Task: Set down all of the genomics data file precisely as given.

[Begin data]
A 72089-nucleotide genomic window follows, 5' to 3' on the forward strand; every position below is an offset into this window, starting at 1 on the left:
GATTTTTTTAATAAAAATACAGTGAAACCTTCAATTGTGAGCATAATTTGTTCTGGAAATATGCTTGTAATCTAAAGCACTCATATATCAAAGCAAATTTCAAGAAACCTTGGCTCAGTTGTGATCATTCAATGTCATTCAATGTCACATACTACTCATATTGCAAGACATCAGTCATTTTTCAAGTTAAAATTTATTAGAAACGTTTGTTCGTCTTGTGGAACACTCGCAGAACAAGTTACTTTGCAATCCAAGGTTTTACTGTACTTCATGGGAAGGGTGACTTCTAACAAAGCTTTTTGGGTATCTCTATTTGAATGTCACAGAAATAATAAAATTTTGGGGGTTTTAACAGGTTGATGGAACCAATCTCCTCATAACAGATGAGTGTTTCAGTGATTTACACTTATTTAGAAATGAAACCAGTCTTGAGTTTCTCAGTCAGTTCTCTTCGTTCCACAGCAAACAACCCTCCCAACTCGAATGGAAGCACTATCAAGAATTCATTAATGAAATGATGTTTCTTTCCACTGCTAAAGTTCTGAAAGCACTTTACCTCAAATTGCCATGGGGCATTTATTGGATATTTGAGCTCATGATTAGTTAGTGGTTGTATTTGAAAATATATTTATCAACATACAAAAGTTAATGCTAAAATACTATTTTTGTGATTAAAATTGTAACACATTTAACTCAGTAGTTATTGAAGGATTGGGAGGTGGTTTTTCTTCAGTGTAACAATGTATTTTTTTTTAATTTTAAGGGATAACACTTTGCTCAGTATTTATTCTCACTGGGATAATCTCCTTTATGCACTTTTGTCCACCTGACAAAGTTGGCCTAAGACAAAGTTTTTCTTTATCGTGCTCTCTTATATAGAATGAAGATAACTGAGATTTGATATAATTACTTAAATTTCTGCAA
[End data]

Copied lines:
A 72089-nucleotide genomic window follows, 5' to 3' on the forward strand; every position below is an offset into this window, starting at 1 on the left:
GATTTTTTTAATAAAAATACAGTGAAACCTTCAATTGTGAGCATAATTTGTTCTGGAAATATGCTTGTAATCTAAAGCACTCATATATCAAAGCAAATTTCAAGAAACCTTGGCTCAGTTGTGATCATTCAATGTCATTCAATGTCACATACTACTCATATTGCAAGACATCAGTCATTTTTCAAGTTAAAATTTATTAGAAACGTTTGTTCGTCTTGTGGAACACTCGCAGAACAAGTTACTTTGCAATCCAAGGTTTTACTGTACTTCATGGGAAGGGTGACTTCTAACAAAGCTTTTTGGGTATCTCTATTTGAATGTCACAGAAATAATAAAATTTTGGGGGTTTTAACAGGTTGATGGAACCAATCTCCTCATAACAGATGAGTGTTTCAGTGATTTACACTTATTTAGAAATGAAACCAGTCTTGAGTTTCTCAGTCAGTTCTCTTCGTTCCACAGCAAACAACCCTCCCAACTCGAATGGAAGCACTATCAAGAATTCATTAATGAAATGATGTTTCTTTCCACTGCTAAAGTTCTGAAAGCACTTTACCTCAAATTGCCATGGGGCATTTATTGGATATTTGAGCTCATGATTAGTTAGTGGTTGTATTTGAAAATATATTTATCAACATACAAAAGTTAATGCTAAAATACTATTTTTGTGATTAAAATTGTAACACATTTAACTCAGTAGTTATTGAAGGATTGGGAGGTGGTTTTTCTTCAGTGTAACAATGTATTTTTTTTTAATTTTAAGGGATAACACTTTGCTCAGTATTTATTCTCACTGGGATAATCTCCTTTATGCACTTTTGTCCACCTGACAAAGTTGGCCTAAGACAAAGTTTTTCTTTATCGTGCTCTCTTATATAGAATGAAGATAACTGAGATTTGATATAATTACTTAAATTTCTGCAA